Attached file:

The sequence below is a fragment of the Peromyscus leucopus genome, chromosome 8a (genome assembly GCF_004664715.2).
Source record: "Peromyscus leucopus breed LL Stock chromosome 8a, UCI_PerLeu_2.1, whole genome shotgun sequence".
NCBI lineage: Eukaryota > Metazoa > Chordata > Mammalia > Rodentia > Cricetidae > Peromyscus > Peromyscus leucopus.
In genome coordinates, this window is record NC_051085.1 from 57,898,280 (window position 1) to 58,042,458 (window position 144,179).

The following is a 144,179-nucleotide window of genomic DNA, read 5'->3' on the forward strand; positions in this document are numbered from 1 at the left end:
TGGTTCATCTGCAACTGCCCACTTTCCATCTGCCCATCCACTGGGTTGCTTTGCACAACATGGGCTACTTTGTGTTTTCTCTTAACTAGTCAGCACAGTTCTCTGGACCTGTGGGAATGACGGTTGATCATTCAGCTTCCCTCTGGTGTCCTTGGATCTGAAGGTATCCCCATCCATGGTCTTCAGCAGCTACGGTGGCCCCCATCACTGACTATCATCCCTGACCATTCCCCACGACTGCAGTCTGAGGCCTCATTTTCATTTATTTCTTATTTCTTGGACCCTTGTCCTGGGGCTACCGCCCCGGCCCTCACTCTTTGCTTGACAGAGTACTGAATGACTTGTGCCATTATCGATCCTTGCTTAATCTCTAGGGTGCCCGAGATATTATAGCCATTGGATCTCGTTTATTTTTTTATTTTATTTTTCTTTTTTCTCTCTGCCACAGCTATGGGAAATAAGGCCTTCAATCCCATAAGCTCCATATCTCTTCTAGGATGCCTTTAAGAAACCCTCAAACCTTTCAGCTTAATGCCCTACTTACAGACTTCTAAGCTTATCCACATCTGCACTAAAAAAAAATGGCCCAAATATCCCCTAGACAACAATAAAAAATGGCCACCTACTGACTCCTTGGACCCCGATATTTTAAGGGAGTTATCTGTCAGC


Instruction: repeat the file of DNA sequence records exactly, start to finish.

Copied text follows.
The sequence below is a fragment of the Peromyscus leucopus genome, chromosome 8a (genome assembly GCF_004664715.2).
Source record: "Peromyscus leucopus breed LL Stock chromosome 8a, UCI_PerLeu_2.1, whole genome shotgun sequence".
NCBI lineage: Eukaryota > Metazoa > Chordata > Mammalia > Rodentia > Cricetidae > Peromyscus > Peromyscus leucopus.
In genome coordinates, this window is record NC_051085.1 from 57,898,280 (window position 1) to 58,042,458 (window position 144,179).

The following is a 144,179-nucleotide window of genomic DNA, read 5'->3' on the forward strand; positions in this document are numbered from 1 at the left end:
TGGTTCATCTGCAACTGCCCACTTTCCATCTGCCCATCCACTGGGTTGCTTTGCACAACATGGGCTACTTTGTGTTTTCTCTTAACTAGTCAGCACAGTTCTCTGGACCTGTGGGAATGACGGTTGATCATTCAGCTTCCCTCTGGTGTCCTTGGATCTGAAGGTATCCCCATCCATGGTCTTCAGCAGCTACGGTGGCCCCCATCACTGACTATCATCCCTGACCATTCCCCACGACTGCAGTCTGAGGCCTCATTTTCATTTATTTCTTATTTCTTGGACCCTTGTCCTGGGGCTACCGCCCCGGCCCTCACTCTTTGCTTGACAGAGTACTGAATGACTTGTGCCATTATCGATCCTTGCTTAATCTCTAGGGTGCCCGAGATATTATAGCCATTGGATCTCGTTTATTTTTTTATTTTATTTTTCTTTTTTCTCTCTGCCACAGCTATGGGAAATAAGGCCTTCAATCCCATAAGCTCCATATCTCTTCTAGGATGCCTTTAAGAAACCCTCAAACCTTTCAGCTTAATGCCCTACTTACAGACTTCTAAGCTTATCCACATCTGCACTAAAAAAAAATGGCCCAAATATCCCCTAGACAACAATAAAAAATGGCCACCTACTGACTCCTTGGACCCCGATATTTTAAGGGAGTTATCTGTCAGC